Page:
PCOS is one of the most common hormonal disorders affecting women in the 18-45 age group. It affects 1 in 10 to 1 in 20 women in the United States and around 1 in 5 to 1 in 4 women in India.
Before we go into PCOS, I just want to give a quick overview of what happens in a woman’s body during a menstrual cycle.
From the start of one period to the the next, it maybe between 21 to 35 days long in adult women and up to 45 days in adolescents. The hormone estrogen plays an important role in thickening the lining of the uterus in the first half of the menstrual cycle. This provides a suitable place for the fertilized embryo to implant and grow if a pregnancy occurs.
Simultaneously, an egg begins to mature in one of the ovaries, and is released around 12-16th day of your cycle. It passes through the fallopian tube to reach the uterus.
This release is called ovulation, and lutenizing hormone (LH) and follicle stimulating hormone (FSH) play an important role in it.
LH in turn, triggers the production of another important hormone, progesterone, which is responsible for sustaining a pregnancy if it has taken place. If no fertilisation has occured (no pregnancy), then, the progesterone levels will fall after about 11-14 days and the uterine lining will shed, resulting in a period or menstruation. This typically last about 4-7 days and marks the beginning of the next menstrual cycle and so on.
In PCOS, the hormones which are responsible for ovulation (lutenizing hormone and follicle stimulating hormone) and testosterone maybe out of sync and show abnormal levels.
A diagnosis of PCOS is not merely the presence of cysts in the ovaries in an ultrasound scan.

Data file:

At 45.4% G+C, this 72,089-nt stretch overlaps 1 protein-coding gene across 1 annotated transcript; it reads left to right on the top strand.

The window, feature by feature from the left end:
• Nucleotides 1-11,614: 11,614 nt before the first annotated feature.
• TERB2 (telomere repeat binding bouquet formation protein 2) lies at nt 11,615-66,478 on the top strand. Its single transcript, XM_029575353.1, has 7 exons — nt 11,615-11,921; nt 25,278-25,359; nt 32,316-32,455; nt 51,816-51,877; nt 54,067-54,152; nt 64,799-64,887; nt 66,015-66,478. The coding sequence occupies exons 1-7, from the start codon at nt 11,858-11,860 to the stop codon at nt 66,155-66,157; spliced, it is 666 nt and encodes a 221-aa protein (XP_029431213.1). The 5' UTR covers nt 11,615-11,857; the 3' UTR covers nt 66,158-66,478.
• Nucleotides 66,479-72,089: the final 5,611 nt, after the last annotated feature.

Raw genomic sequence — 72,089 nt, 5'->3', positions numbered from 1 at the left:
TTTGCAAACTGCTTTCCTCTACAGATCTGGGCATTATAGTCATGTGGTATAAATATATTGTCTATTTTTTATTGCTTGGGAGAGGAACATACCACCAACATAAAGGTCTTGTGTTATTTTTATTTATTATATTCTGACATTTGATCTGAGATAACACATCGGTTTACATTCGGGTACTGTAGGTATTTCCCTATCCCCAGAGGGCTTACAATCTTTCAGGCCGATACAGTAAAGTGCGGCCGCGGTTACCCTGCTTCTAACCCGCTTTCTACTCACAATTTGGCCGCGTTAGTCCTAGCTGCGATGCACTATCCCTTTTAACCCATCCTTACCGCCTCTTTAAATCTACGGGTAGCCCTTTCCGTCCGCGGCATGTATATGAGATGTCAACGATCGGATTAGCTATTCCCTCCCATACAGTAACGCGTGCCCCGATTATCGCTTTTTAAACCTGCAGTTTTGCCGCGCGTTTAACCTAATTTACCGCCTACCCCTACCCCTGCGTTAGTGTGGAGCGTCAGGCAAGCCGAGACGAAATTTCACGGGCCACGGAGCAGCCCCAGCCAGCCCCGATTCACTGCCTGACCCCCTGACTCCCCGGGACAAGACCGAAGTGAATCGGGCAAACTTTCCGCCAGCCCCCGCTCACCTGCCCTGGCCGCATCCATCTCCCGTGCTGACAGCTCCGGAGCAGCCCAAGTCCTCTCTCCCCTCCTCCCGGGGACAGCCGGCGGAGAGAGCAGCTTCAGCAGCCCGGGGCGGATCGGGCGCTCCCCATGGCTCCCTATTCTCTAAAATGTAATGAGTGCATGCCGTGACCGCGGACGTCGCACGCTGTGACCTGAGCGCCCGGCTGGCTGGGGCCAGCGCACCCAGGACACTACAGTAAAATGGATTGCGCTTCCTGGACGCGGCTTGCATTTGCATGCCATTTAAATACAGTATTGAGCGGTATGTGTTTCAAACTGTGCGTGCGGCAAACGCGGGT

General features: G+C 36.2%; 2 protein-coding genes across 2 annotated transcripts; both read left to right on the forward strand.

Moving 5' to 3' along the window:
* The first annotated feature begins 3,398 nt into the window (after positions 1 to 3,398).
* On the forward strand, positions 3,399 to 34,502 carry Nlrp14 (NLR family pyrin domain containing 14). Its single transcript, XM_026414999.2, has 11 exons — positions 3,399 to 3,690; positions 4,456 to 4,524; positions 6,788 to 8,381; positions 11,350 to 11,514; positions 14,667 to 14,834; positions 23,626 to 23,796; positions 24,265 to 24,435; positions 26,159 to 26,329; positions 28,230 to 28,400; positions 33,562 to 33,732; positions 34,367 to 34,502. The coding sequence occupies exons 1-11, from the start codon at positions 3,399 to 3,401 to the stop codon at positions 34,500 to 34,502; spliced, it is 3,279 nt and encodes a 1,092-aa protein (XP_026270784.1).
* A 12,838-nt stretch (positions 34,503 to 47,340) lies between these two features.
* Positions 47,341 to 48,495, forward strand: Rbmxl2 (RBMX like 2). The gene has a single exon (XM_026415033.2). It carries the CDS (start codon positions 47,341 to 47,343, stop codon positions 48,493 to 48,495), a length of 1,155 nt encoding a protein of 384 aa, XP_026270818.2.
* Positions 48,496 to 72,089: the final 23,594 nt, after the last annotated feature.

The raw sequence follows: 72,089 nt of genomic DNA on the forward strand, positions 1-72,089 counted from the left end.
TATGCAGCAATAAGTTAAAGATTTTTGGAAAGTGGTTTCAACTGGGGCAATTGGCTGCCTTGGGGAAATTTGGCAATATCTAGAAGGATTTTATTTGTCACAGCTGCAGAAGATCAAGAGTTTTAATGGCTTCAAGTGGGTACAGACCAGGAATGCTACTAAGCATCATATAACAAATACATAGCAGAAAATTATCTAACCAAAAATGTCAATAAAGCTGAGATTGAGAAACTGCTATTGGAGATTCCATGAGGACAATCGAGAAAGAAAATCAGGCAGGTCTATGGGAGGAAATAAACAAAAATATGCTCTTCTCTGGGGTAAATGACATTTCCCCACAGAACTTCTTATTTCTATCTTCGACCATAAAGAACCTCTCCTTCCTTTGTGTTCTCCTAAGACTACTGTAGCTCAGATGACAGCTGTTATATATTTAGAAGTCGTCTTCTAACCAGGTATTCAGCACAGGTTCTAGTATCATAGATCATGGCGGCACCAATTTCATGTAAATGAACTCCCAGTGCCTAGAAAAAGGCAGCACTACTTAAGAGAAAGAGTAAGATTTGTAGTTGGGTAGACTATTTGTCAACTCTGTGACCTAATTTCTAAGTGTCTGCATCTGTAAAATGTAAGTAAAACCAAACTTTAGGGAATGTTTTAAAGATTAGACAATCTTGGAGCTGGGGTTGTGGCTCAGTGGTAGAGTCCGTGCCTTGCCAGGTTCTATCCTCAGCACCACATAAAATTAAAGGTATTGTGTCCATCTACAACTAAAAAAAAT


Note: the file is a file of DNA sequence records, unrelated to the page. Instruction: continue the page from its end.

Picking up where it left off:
The Rotterdam criteria for diagnosis of PCOS requires two out of three of the following symptoms:
1.Oligo-ovulation or Anovulation :
That means either you are not ovulating every cycle or not ovulating at all. You can have a seemingly normal period without ovulating.
Increase in androgens (male sex hormones) which may show as:
Increased facial or body hair (hirsutism), male pattern baldness (alopecia)
Increase in levels of free testosterone (detected by a blood test)
3. Polycystic ovaries on ultrasound :
Multiple small cysts in the ovaries are characteristic of PCOS.
Other symptoms of PCOS include:
- Irregular or absent periods (could be very long or very short menstrual cycles)
- Acne (Pimples)
- Obesity or excess body weight/BMI
- Reduced fertility or infertility
- Anxiety or depression
- Diabetes/ insulin resistance
PCOS doesn’t have a cure, but can be managed to an extent with lifestyle changes. Diet, exercise and certain medications has been proven to help with keeping symptoms at bay.
For women who are trying to conceive, PCOS may definitely be a hurdle, but not one that cannot be crossed through various treatment modalities.
I hope this is a fairly helpful overview for anyone who is dealing with a recent diagnosis or even someone who has been living with PCOS for a long time.
The only advice I have, is to stay strong, be positive and don’t let the disease define who you are.
Fight it tooth and nail and strive to overcome.